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2 builds under 3k, which one is the winner

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May 13, 2011 9:47:38 AM

after talk with mjmjpfaff about my build here, I have two contenders. Quick votes & thoughtful advice both welcome. Hoping to buy this thing this week.

Approximate Purchase Date: this week
Budget Range: 3000 usd
System Usage from Most to Least Important: Rhino, Autocad, CS5
Parts Not Required: -
Preferred Website(s) for Parts: -
Country of Origin: China
Parts Preferences: see parts list below
Overclocking: no
SLI or Crossfire: no
Monitor Resolution: 1920x1080
Additional Comments: workstation

OPTION 1:
MOBO: SUPERMICRO MBD-X8DAi
CPU: 2x Xeon E5620
GPU: NVidia Quadro 2000
RAM: Mushkin Enhanced Blackline 12GB (3 x 4GB)
SSD: Crucial C300(128GB)
HDD: WD Caviar Black 1TB
DVD: Sony Optiarc AD-7240S
LCD: LG IPS231P-BN Black 23"
Key: K120(Logitech)
Mouse: M90(Logitech)
Case: Corsair 700D
PSU: Corsair HX750

OPTION 2:
MOBO: ASUS P8P67 WS REVOLUTION
CPU: i7 2600k
GPU: NVidia Quadro 2000
RAM: corsair vengeance ddr3 1600 12gb(3x4gb)
SSD: Crucial C300(128GB)
HDD: SAMSUNG Spinpoint F3 HD103SJ 1TB
DVD: Sony Optiarc AD-7240S
LCD: ASUS ProArt Series PA246Q Black 24.1"
Key: K120(Logitech)
Mouse: M90(Logitech)
Case: Corsair 700D
PSU: Corsair HX750

*It was also suggested that i give up the quadro 2000 for mainstrem gaming graphics card like a 560 ti or 570, but instead i upgraded my monitor.

More about : builds winner

May 13, 2011 10:25:39 AM

The P8P67 board you have in Option 2 is not a triple-channel board. You need to buy memory in pairs as it's dual-channel.

This would be an example of an appropriate kit for you:
http://www.newegg.com/Product/Product.aspx?Item=N82E168...

There is nothing in either build requiring an HX750. I recommend something a bit smaller so that your actual wattage requirements under full load will fall into a range that is efficient for the PSU. Seasonic X-650 at the most.... which is also a FULLY modular PSU and so a better idea.
The X-560 would really be best... but because the X-650 is a bit older you might find a better deal on it.

I think the Quadro is probably the better choice here.

Which build is better..... Unless ALL of your main work programs are heavily multi-threaded, I have to think the i7-2600K will be the faster choice. I would also expect the platform to be more trouble-free for you.

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May 13, 2011 11:09:05 AM

jeaz, thanks for saving me. do you think 16gb of mem is a bit much?

most of the applications i use are multithreaded, but i suspect that at most 30-40% of the time would i really benifit from the performane gain. hard to say of course. My bread and butter aps are rhino and illustrator/ps. I think rhino only takes full advantage of multithreading for rendering and i don't really do all that much rendering anyway. illustrator and ps are probably where i would get the greater payoff, but i'm not pushing them that hard most of the time. so i think i will go i7 unless some advocates for the dual quads.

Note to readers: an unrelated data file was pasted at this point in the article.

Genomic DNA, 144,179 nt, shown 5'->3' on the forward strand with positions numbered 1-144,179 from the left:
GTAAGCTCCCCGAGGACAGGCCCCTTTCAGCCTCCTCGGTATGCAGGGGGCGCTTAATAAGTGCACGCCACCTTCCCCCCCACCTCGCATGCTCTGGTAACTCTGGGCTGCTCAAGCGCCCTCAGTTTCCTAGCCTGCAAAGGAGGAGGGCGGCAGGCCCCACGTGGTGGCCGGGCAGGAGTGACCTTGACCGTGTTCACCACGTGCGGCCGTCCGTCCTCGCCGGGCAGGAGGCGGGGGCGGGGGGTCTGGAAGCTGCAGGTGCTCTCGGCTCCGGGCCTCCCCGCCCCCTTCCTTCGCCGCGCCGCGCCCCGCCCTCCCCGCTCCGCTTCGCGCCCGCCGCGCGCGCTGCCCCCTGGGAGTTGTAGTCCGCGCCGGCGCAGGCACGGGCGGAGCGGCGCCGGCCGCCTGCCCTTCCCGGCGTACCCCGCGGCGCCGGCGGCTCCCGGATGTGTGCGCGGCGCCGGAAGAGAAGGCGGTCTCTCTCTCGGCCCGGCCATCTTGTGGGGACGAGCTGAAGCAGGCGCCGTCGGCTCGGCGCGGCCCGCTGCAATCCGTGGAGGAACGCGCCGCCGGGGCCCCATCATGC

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May 13, 2011 11:16:13 AM

Quote:
I would also expect the platform to be more trouble-free for you.


can you tell me what you mean by this?? thx
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May 13, 2011 11:27:35 AM

I think that 16GB might be... but I have no idea what the size of your projects are. I do know that if you got 8GB now you might have trouble matching it in the future if you needed it.... so buy according to your possible future needs. Maybe 8GB is it.

Definitely sounds like you need the i7.

I've never set up a "server" type board before, but my understanding is it probably won't have the level of compatibility with hardware and such that you will get with a mainstream board.
These generally cost more than you might expect because there's an advanced level of customer support needed to get them running right. Or at least that's my impression.

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May 13, 2011 12:09:00 PM

well, my working files are pretty huge and i move between programs constantly, so typically i have 2to4 very nasty/unwieldy files open at the same and a million or so browser tabs open on top of that, so perhaps 16 is not so crazy. Just seems like people are constantly getting berated in forums for suggesting anything upwards of 12gb:)  thanks again
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May 13, 2011 2:18:25 PM

correct no difference
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May 13, 2011 8:09:28 PM

mjmjpfaff said:
correct no difference


Internally they might be identical, but there is a difference. The company is standing behind the single set, saying it will work. Will you get the same level of support regardless? Maybe so, but they could potentially say "not intended to be run in a 16GB config."